It’s a Sunday night in Brighton. Nearly 400 people are crammed into the basement of The Haunt, but any illusions that they are going to take it easy on a school night are soon put to rest. Melbourne’s punk sensations Amyl & The Sniffers are in town, and by the end of the first song their irrepressible singer Amy Taylor has thrown herself deep into the crowd - surfing perilously close to the lighting rigs just millimetres above her. Pinballing back, she crashes back to what should be the relative safety of the stage, landing awkwardly on her head. Cackling wildly, she bounces straight back to her feet and continues with a ferocious set of frenetic bangers that thrillingly merge punk and hardcore into one breathtaking concoction. This is their world, contained inside a whirlwind that is still only gathering speed.
Their forthcoming self-titled debut album confirms what many have discovered over their startlingly rapid rise. Just three years after starting life as a band in their shared flat, Amyl & The Sniffers have lit a fire around the world. “Melbourne was always a pretty fun scene,” Amy explains en route to causing more chaos in Köln. “When we started, we thought we would just be playing house shows and stuff. We were listening to a lot of garage music, bands like Drunk Mums, Cosmic Psychos were a really big influence and AC/DC too. But we were heavily into the Sharpie scene (a 1970s Australian sub-culture similar to skinheads) as well, lots of raw and rough punk music.” As big now as it ever has been, the punk movement seems to be unstoppable once more. “I think there’s always been a bunch or people who loved punk, but it just comes in waves. Like low tide and high tide.”
Those influences bled into the recordings. “Angry songs are fun to me,” Amy laughs. “I like songs that are fast and punchy, ones that make you wanna kick something.” Their debut contains plenty of moments like that, tracks like GFY and Gacked On Anger containing a savage intensity. On the latter, Amy roars in her distinctive drawl that “I’m working off my ass every single day for the minimum wage and I don’t get paid… I can’t pay my rent, I’m sleeping on the floor, in a car, in a tent.”
Talking about the lyrics, she states that they come from a mixture of sources. “Some are a reaction to things; some are from specific experiences, or my habitat. Things I’ve been influenced by, just a bunch of random shit really but sometimes I write them down.” She may appear casual, flippant even, about her song-writing talents, but these are some big themes from life’s edges, all delivered with a high-intensity that takes the breath away.
“When we wrote half the album, we were listening to a lot of The Brats, heavy rock, lots of Motörhead and shit like that, so that comes across. Declan’s really gotten better at guitar too, so he wants to be able to show that off,” she laughs.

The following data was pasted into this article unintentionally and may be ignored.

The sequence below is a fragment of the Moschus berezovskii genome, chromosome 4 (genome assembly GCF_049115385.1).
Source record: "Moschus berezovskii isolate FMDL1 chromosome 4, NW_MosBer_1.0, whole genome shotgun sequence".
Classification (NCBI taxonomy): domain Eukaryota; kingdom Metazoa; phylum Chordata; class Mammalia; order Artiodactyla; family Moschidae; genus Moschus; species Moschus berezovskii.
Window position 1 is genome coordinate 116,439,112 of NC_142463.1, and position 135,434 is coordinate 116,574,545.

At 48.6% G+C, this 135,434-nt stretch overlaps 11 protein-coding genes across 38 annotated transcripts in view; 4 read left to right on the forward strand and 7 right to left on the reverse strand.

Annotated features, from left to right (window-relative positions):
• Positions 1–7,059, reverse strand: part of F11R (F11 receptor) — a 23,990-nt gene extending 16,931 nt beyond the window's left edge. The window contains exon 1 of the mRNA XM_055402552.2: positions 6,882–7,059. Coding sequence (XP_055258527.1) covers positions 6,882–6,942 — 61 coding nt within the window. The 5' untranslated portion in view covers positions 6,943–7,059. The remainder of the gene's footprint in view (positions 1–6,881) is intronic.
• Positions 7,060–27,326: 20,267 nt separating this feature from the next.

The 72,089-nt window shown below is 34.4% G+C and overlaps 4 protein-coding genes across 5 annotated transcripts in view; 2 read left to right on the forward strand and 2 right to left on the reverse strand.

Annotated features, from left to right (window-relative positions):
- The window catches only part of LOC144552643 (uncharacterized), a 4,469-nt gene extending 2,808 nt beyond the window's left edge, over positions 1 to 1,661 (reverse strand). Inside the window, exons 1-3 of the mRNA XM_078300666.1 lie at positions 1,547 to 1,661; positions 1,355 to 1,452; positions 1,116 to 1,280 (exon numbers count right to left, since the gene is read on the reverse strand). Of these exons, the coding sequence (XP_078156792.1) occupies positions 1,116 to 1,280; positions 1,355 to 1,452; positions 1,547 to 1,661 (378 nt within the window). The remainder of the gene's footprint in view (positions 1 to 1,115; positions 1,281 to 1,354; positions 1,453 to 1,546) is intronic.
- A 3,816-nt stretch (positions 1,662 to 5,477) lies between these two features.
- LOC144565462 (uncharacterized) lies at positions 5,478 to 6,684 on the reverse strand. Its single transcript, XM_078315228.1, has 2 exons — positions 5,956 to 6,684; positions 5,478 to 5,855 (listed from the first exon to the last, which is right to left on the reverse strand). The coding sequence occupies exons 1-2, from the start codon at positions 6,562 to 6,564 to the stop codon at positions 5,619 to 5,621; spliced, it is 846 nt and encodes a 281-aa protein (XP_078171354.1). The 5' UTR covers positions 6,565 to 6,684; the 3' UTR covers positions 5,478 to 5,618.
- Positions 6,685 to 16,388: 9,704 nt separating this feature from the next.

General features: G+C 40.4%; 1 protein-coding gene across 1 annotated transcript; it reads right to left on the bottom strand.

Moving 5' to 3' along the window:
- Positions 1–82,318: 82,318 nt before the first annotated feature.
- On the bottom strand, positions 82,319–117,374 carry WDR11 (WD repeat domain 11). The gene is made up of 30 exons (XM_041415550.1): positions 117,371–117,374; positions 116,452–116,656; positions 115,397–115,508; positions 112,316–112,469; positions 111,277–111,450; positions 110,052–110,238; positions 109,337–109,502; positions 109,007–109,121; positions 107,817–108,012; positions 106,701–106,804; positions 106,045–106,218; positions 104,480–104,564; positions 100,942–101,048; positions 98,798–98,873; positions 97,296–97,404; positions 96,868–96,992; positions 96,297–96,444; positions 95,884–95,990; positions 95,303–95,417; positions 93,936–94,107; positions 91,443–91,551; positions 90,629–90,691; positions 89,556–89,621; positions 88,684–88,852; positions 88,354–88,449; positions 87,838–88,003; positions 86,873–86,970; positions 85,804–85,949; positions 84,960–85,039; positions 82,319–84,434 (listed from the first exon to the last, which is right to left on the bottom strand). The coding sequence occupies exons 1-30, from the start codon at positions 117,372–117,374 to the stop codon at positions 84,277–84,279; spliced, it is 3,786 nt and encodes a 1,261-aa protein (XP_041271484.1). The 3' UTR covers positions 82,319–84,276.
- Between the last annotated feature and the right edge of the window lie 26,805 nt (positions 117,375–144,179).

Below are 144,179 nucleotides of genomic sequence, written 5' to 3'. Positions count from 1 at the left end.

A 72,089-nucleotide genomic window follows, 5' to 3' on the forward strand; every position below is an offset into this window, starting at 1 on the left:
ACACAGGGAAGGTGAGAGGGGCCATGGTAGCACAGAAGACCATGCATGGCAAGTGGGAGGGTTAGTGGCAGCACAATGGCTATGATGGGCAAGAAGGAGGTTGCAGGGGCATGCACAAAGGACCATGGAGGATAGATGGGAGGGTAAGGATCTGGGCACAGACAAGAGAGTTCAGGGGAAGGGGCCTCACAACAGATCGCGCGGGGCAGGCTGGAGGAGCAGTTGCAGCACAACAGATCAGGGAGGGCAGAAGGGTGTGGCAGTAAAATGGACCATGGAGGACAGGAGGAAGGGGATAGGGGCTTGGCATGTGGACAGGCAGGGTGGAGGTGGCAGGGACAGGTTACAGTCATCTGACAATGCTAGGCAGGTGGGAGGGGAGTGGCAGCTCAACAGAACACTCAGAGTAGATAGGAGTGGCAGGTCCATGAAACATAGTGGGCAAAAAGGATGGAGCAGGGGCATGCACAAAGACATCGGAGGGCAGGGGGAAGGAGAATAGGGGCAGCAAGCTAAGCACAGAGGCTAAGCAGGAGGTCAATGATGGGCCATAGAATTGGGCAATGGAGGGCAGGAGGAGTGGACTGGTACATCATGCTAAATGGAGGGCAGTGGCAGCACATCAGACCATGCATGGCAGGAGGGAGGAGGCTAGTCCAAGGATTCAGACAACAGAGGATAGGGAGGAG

That burst of energy, so hard to capture on record for some legendary live bands, electrifies both the shows and the album itself. Bassist Gus Romer explains it, “I think that is mainly because we had been sitting on those songs for so long, we just wanted to get them out and done as quickly as possible so we could move on to other things!”
Recording in Sheffield with Ross Orton (Arctic Monkeys), this was the first time that the band had even been in a studio - their former EPs being recorded at home. Recording a track a day, the band worked hard to translate their live power in the studio.
“Making sure it felt raw was definitely something we were conscious of, because our live shows are our favourite thing. Even just starting out, we only recorded stuff so we could have more things to play at the live shows. If it comes across as something weak or boring as a studio record, it wouldn’t really sit right because that’s not who we are,” explains Amy.
All over in less than half an hour, that intensity is another deliberate decision. “Everyone’s got short attention spans, you get what you need from it quickly” states Amy, again sticking close to that live template. “Even if they’re my favourite fucking band in the world, I’d never wanna watch them play for an hour and a half or so.”
Even so, there is time for some (relatively) slower moments - tracks like ‘Angel’ and ‘Got You’ add an emotional quality that hasn’t been seen before until now.
One thing that this latest tour is confirming is that they’re on to a winner with the new songs - everywhere they go, despite any language differences, Amyl & The Sniffers are kicking down the doors. So what is the secret?
“You’ve just got to be aware of Amy really,” laughs Gus. “She is all over the place, so you’ve just got to make sure you don’t accidentally hit her or anything. But I kind of just black out when I’m playing, and I don’t really pay much attention to anything else! But even in Europe, they’re just reacting to the energy and how we are as a band.”
Every night is party night for this gang.
“I think the wildest thing I’ve done so far is I drank breast milk, that was pretty weird,” admits Amy. “Not from the breast, out of a shot glass though!” she states as if that makes all the difference.
Talk turns to the upcoming festival season and who the band are excited about seeing. “I don’t even know who’s playing at any of them,” admits Gus, while when asked to pick out his favourite moments on tour he shrugs. “It’s all a big blur; wild shit happens every night.”
Rather than being evasive, it’s much simpler than that. If ever a band live in the now, it’s Amyl & The Sniffers. There seems to be a refreshing lack of corporate ‘strategy’, no attention paid to what happened yesterday or what might happen tomorrow. There is only now, only the next gig and the next awestruck audience losing their minds to one of the most exciting live bands on the planet.
Taken from the June issue of Dork, out now. Order a copy below. Amyl & The Sniffers’ self-titled debut album is out now
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